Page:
July 23rd, 2017. Rena Archer of Kenron Estates, Belleville at the age of 80. Beloved wife of Robert Archer. Loved mother of Robert (Nancy) Archer of Okanagan Falls, BC and Eileen (Mark) Carlton of Trenton. Ever remembered grandmother of Stephanie, Meaghan, Dayna, Brynne; great-grandmother of Gianna, Tahlia. Predeceased by her parents Alexander and Catherine (Laird) Miller; siblings Alexander (Jill) Miller and Suzanne (Bill) Clarke. The family will receive friends at the RUSHNELL FUNERAL CENTRE, 60 Division Street, Trenton (613-392-2111) on Wednesday, July 26th, 2017 from 6:00 to 9:00 p.m. A Private Family Service will be held in the Chapel. If desired, Memorial Donations to SickKids Foundation would be appreciated by the family. On-line condolences at www.rushnellfamilyservices.com...
Sylvia MitchellWednesday, August 2, 2017
Belleville, Sherry Michael of Peterborough and Tina Hyderman (late Kevin) of Belleville. Dear sister of Carol Tanner (Ron) of Belleville, Ed Michael (Doreen) of Newfoundland, Doug Michael of Trenton, Dick Michael and Robin Michael (Late Edna) both of Belleville. She is predeceased by her sister Bernice McMullen and brother Bernard Michael. Proud grandmother to Corrinne, Cameron, Crystal, Robert, Patrick, Dustin, Airica and great grandmother to Jamal, Frankie and Hailea. Following cremation, a Graveside Service will be held at the Belleville Cemetery (Dundas St W, Belleville) on Thursday, July 27th, 2017 at 2:00 p.m. Arrangements entrusted to JOHN R. BUSH FUNERAL HOME, 80 Highland Ave. Belleville (613-968-5588). If desired, donations to the Heart & Stroke Foundation are appreciated by the family.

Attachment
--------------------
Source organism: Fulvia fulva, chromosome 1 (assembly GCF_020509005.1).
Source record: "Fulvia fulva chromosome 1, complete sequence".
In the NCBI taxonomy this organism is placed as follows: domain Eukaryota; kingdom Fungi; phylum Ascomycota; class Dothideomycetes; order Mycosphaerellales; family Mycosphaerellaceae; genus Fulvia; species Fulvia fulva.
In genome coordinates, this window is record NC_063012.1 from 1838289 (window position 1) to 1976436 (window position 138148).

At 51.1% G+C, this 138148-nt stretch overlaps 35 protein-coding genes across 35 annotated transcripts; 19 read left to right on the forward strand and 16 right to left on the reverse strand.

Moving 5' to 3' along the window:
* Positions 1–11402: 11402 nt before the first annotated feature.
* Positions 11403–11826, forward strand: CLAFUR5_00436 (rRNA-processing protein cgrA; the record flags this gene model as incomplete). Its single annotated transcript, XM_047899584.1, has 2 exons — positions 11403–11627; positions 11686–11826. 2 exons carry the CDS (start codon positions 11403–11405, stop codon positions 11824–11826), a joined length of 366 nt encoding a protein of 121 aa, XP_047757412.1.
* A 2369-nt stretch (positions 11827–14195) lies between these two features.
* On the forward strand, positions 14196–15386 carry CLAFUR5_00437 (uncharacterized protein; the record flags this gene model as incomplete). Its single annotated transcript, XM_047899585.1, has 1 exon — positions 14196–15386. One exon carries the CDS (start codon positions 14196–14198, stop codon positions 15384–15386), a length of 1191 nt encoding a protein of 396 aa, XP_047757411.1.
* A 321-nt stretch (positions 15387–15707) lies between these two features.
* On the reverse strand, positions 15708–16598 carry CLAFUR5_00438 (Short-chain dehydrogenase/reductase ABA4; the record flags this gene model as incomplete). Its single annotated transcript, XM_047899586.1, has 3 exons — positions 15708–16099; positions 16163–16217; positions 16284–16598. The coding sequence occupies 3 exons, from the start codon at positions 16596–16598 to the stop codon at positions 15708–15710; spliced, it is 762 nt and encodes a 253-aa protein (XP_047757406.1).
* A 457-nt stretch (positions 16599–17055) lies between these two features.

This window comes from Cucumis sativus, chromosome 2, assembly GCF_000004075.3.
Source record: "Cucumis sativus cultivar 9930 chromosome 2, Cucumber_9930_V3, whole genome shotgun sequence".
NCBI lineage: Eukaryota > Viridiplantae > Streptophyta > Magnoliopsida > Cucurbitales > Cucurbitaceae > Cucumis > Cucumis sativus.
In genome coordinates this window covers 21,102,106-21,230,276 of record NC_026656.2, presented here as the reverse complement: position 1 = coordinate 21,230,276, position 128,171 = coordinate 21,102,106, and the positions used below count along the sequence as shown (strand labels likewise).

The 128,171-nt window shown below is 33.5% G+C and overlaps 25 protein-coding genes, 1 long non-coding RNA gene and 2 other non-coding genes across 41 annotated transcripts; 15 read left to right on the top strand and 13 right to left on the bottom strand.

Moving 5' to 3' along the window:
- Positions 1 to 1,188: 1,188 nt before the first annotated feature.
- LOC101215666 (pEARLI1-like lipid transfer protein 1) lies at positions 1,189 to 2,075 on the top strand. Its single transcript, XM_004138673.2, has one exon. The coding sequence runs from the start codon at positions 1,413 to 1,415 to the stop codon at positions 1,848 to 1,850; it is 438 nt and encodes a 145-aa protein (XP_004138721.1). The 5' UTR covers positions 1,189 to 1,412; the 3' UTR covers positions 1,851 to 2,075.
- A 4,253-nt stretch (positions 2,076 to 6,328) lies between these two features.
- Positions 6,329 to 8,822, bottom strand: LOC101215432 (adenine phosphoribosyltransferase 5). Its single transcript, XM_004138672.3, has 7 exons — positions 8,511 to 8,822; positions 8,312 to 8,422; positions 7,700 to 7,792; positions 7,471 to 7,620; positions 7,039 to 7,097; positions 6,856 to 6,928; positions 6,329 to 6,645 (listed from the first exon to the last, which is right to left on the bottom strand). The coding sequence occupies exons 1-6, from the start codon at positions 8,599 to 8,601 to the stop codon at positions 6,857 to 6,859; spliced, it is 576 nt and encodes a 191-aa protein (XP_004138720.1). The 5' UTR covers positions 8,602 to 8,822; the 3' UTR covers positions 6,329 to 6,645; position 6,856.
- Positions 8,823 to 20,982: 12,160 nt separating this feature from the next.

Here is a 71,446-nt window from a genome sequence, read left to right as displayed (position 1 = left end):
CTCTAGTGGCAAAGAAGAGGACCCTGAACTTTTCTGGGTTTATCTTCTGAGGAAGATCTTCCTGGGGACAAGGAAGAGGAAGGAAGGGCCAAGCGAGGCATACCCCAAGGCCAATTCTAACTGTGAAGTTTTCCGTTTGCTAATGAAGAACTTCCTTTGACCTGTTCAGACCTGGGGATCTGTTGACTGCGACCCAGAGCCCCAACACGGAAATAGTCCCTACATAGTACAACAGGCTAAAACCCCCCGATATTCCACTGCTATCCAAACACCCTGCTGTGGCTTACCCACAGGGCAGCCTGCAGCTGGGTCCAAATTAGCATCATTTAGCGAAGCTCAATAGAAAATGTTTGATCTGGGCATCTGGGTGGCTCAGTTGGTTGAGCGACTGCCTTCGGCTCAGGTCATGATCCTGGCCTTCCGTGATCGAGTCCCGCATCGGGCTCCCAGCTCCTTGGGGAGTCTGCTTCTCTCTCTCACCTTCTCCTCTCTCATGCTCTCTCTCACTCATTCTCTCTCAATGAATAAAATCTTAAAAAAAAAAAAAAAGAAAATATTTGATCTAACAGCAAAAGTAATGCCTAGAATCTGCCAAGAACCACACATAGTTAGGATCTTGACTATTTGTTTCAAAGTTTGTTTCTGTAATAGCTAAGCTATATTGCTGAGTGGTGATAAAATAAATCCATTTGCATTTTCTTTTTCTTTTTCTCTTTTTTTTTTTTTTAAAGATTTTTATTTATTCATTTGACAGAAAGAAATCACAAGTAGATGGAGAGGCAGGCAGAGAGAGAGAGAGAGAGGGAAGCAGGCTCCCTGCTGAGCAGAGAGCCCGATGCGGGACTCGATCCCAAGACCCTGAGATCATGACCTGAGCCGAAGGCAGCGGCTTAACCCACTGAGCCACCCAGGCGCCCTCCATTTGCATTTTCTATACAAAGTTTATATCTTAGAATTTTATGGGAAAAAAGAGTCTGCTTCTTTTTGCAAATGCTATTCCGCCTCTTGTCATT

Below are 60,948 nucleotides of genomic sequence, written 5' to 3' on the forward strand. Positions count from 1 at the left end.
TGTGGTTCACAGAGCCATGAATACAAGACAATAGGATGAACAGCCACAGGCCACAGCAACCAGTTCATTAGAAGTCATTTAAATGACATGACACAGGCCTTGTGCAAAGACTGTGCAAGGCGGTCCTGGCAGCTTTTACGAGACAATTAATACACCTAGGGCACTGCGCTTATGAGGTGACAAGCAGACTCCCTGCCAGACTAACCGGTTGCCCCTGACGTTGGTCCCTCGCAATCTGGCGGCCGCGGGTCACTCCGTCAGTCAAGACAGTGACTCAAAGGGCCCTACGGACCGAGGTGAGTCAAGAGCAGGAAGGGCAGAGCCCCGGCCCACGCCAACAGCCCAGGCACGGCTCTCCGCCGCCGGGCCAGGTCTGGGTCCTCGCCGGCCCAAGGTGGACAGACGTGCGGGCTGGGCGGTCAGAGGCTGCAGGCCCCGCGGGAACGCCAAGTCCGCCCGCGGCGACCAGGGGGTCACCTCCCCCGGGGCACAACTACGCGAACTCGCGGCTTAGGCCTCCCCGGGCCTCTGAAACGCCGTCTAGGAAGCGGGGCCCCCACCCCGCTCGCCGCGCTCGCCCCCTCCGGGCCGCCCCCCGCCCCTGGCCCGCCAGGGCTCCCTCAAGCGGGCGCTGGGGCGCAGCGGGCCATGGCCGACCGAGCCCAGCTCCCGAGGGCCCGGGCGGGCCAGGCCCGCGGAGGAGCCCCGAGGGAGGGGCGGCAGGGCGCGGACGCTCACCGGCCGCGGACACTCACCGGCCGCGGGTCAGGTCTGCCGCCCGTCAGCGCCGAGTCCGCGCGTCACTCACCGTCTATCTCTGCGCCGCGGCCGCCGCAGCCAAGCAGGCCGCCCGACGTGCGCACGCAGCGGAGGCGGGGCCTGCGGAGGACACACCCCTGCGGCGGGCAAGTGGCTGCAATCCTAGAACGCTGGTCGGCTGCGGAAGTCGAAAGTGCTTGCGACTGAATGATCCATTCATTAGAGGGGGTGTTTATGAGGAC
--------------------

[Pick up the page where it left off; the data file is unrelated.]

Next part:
Online condolences www.rushnellfamilyservices.com...
William "Jim" PandachuckWednesday, August 2, 2017
PANDACHUCK, William Alexander “Jim” peacefully at the Trenton Memorial Hospital on Friday, July 28, 2017, age 73 years. Jim Pandachuck of Brighton, Partner of the late Linda Graham, Loving father of Shawn Pandachuck and his wife Wanda of Brighton. Predeceased by his daughter Laurie Vautour. Sadly missed by his grandchildren, Tim Pandachuck, Avery Pandachuck, Levi Vautour, and Branden Vautour. The family will receive friends at the Brighton Funeral Home, 130 Main Street, Brighton, on Wednesday, August 9, 2017 from 1 o’clock. Memorial Service to follow in the funeral home at 2:30 p.m. Cremation with interment at a later date. As an expression of sympathy, donations to the charity of your choice would be appreciated by the family. www.rushnellfamilyservices.com...
John SweeneyWednesday, August 2, 2017